Effective Investments Require Clear Objectives

On many occasions I have used the UK National Health Service (NHS) as an example of how effectiveness, efficiency and productivity are not the same thing. In this blog I want to look at why effective investments require clear objectives and before moving on to organisations in general  I want to begin with the NHS as this is one of the clearest ways of explaining the effective investments require clear objectives rule.

Let’s start by asking “what is the objective of the NHS, or any health service?” Many, including those in government would claim that it is to treat people with diseases as quickly as possible and in a way that is efficient in that it uses only the minimum resources necessary to produce a healthy person. They may even claim that in doing that the Service is effective in curing the population of diseases. If that really is the objective then the target for investment is clear. Sufficient well trained and competent doctors, sufficient hospital beds in the correct area, an efficient diagnosis and appointment system, the use of A I and other systems to rapidly diagnose and treat and research into the treatment of disease. I’m sure there are others but you get the idea. Unfortunately, for me, that is the objective of a National Cure Service not a National Health Service. Hence many investments made are productive, efficient but cannot be called effective.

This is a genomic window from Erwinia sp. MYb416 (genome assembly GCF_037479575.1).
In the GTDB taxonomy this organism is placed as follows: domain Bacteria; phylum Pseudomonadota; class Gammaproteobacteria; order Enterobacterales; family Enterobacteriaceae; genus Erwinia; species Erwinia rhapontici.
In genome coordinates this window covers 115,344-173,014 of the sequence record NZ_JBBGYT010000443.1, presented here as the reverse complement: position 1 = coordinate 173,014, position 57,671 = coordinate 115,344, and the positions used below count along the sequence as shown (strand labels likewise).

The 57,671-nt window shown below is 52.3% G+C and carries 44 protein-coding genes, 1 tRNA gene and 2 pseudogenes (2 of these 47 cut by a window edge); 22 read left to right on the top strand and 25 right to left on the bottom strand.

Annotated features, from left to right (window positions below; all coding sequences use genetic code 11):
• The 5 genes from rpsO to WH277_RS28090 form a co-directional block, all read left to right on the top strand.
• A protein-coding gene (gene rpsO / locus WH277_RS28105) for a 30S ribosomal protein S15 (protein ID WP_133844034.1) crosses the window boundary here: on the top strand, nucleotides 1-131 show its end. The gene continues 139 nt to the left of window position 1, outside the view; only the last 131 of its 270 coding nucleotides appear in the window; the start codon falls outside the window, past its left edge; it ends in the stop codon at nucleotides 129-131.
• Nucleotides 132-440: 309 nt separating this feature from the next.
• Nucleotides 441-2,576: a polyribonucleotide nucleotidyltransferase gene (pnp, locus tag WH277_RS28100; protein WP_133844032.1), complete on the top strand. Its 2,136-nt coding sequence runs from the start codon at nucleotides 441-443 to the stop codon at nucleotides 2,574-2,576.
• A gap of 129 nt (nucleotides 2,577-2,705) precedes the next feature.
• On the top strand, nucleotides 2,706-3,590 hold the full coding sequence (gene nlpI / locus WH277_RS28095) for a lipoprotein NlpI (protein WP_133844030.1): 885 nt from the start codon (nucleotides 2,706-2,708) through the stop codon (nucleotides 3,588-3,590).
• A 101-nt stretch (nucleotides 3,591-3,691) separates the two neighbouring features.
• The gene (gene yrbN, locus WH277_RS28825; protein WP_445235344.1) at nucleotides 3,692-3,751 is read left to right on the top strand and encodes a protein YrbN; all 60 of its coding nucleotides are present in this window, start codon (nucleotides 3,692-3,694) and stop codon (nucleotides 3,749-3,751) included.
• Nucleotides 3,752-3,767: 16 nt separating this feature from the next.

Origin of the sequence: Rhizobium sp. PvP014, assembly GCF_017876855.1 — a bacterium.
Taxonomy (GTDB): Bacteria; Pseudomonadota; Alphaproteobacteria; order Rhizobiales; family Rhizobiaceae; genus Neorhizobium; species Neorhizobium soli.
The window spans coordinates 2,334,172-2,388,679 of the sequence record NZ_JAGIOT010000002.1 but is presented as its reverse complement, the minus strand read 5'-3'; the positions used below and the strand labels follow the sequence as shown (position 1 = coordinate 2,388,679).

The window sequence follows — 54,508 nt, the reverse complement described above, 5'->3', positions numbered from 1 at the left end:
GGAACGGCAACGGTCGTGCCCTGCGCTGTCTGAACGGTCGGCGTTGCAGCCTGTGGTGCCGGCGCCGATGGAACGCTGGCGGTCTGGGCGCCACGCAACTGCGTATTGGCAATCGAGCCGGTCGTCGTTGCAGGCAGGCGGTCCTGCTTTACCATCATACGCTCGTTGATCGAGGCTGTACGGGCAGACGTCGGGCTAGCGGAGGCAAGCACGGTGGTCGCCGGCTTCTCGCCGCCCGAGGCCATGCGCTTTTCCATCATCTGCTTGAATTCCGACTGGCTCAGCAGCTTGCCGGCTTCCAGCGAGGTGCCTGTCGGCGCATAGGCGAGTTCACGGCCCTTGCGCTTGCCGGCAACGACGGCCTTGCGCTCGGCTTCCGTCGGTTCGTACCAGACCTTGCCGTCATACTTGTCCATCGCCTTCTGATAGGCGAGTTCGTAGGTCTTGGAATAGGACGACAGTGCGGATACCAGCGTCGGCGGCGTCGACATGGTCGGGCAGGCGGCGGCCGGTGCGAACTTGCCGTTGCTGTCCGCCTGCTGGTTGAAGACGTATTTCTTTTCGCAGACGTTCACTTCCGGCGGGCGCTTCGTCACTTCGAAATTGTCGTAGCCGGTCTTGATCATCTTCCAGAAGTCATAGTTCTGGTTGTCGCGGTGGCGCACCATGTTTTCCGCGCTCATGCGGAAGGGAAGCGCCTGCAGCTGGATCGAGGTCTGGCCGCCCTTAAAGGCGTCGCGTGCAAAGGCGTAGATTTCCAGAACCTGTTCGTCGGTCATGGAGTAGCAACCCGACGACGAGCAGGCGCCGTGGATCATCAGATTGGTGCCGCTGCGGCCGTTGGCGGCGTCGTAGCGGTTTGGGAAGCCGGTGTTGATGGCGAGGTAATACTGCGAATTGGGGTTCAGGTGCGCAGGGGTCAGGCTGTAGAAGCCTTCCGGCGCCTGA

If your objective is a healthy population you invest in housing, disease prevention, eliminating poverty, health education, diet etc and much less in medical delivery services. Same organisation, on the face of it the same objective, but not really. Effective investments require clear objectives.

Now, hopefully you see why, before embarking on any investment project you must properly define the objective. If the objective is just to produce the product or service in the most productive way then you will be looking at anything that increases productivity per person, per hour or however you want to measure it. Investment will be in equipment, digital systems and processes. If on the other hand, your objective is to produce something remarkable Why Being Remarkable Is Effective or sustainable Is Servitisation The Way To Sustainability?  Effective Sustainability Means Less But Better then it is likely that your investment will need to be in R & D, design, training and marketing or something along these lines.

Here’s the point. Do you and / or your organisation really understand your objective? If you do, has that objective been communicated properly to everyone taking investment decisions? Is every investment decision evaluated not just against the standard measures of ROI, ROCE, Payback etc but against the declared objective? An investment which produces a lower ROI but moves you closer to your objective will be a better one than one that is just based on traditional quantifiable means.

If you want to go to London then the slow train to London will get you there quicker than the private jet to Paris. It’s all about understanding the objective.

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